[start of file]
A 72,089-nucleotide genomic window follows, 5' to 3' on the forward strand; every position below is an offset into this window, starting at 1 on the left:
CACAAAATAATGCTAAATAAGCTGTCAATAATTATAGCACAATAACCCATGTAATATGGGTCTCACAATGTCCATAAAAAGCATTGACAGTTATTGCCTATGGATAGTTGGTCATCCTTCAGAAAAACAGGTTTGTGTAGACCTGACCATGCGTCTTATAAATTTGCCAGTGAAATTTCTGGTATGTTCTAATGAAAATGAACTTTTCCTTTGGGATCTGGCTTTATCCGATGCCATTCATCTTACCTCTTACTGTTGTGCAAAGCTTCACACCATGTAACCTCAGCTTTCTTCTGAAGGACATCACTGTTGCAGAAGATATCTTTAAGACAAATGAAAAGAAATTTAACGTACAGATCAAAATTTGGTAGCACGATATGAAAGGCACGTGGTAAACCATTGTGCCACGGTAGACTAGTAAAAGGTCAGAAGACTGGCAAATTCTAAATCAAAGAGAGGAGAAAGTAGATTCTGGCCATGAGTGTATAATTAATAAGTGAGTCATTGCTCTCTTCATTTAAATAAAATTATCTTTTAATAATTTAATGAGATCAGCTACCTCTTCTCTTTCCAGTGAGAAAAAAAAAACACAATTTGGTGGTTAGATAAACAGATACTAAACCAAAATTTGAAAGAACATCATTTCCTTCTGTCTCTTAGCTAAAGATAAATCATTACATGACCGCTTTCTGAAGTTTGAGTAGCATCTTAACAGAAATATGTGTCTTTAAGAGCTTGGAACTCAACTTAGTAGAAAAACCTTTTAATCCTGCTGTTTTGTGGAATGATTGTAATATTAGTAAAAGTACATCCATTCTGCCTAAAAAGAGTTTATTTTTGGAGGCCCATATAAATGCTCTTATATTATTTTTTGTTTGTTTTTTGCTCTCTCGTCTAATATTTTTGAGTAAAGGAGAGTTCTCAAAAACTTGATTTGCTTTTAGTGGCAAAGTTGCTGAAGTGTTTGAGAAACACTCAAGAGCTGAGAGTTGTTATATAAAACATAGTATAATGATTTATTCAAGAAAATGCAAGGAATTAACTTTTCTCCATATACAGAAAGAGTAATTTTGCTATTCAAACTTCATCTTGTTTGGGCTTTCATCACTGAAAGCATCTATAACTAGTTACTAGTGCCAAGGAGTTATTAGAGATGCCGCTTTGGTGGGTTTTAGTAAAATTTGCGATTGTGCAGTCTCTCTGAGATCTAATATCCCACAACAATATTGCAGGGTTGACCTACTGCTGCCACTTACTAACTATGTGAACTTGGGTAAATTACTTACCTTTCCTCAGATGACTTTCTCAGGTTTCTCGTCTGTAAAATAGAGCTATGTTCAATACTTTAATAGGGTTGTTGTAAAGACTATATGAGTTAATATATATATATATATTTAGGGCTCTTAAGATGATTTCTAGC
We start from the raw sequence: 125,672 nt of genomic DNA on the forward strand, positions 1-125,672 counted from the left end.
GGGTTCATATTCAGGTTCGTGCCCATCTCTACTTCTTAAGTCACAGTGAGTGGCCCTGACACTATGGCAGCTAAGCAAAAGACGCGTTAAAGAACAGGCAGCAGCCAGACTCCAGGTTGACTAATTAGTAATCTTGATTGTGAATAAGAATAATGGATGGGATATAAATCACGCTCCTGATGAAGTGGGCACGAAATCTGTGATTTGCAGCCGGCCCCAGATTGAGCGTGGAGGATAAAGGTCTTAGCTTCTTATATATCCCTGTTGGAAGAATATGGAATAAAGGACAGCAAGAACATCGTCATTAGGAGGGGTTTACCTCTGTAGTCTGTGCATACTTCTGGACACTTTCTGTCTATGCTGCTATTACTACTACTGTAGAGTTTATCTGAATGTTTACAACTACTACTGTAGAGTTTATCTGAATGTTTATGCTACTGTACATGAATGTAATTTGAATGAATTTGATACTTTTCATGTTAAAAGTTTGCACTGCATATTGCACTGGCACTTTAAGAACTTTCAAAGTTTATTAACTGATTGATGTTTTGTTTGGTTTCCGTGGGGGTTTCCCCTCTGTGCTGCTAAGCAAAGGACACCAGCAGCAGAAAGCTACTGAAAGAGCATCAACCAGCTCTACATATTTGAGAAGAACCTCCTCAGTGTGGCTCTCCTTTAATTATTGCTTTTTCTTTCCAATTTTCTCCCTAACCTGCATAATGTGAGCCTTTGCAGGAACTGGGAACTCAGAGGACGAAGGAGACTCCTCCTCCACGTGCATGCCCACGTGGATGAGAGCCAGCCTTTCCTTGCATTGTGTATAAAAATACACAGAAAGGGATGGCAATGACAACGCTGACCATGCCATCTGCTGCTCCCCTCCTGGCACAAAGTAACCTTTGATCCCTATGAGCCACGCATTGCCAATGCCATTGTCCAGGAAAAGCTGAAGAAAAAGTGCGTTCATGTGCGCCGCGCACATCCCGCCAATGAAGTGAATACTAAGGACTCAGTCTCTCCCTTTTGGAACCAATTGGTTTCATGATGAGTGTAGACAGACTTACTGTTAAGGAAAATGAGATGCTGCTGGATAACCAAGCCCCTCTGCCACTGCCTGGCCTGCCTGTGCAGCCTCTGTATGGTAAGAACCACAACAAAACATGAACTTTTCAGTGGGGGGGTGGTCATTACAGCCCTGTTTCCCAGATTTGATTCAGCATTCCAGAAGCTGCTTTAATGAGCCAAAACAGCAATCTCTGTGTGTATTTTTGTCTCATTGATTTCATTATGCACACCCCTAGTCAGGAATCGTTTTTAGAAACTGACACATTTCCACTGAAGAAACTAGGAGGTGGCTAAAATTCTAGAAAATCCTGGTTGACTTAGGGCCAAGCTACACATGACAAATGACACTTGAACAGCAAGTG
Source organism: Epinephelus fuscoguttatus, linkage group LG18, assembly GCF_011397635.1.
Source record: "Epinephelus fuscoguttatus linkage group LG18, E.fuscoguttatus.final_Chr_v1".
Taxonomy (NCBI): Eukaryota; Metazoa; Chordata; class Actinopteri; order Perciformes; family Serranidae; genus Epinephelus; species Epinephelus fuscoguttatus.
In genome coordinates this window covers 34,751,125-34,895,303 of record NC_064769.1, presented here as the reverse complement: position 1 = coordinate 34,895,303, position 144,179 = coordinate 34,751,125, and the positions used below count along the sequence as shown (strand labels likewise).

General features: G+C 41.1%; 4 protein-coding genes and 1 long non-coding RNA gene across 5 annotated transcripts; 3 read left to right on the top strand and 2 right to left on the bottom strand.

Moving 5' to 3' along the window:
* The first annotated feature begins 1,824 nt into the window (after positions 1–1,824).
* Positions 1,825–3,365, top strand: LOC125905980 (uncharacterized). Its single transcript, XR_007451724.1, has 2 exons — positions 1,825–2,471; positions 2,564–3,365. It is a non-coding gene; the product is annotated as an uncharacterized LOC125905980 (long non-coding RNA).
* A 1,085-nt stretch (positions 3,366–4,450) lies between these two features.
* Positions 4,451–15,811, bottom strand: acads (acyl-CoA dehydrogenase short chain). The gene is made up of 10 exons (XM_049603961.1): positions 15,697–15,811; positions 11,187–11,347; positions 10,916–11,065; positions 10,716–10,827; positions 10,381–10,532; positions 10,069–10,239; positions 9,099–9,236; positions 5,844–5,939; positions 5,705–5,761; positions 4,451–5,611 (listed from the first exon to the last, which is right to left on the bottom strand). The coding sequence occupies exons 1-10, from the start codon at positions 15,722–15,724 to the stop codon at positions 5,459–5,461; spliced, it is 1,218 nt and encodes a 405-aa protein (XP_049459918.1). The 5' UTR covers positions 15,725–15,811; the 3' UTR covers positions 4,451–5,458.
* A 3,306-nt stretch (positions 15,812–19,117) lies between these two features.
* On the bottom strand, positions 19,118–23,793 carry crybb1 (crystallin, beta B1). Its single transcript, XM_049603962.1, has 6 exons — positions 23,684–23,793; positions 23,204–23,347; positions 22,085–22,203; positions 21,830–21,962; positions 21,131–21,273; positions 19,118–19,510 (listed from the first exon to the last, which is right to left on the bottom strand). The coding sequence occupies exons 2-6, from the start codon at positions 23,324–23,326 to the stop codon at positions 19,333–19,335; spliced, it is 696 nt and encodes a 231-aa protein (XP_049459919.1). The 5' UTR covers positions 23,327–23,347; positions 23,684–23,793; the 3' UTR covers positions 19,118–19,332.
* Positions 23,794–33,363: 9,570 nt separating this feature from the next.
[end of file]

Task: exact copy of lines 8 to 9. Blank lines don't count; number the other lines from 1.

In genome coordinates this window covers 34,751,125-34,895,303 of record NC_064769.1, presented here as the reverse complement: position 1 = coordinate 34,895,303, position 144,179 = coordinate 34,751,125, and the positions used below count along the sequence as shown (strand labels likewise).

General features: G+C 41.1%; 4 protein-coding genes and 1 long non-coding RNA gene across 5 annotated transcripts; 3 read left to right on the top strand and 2 right to left on the bottom strand.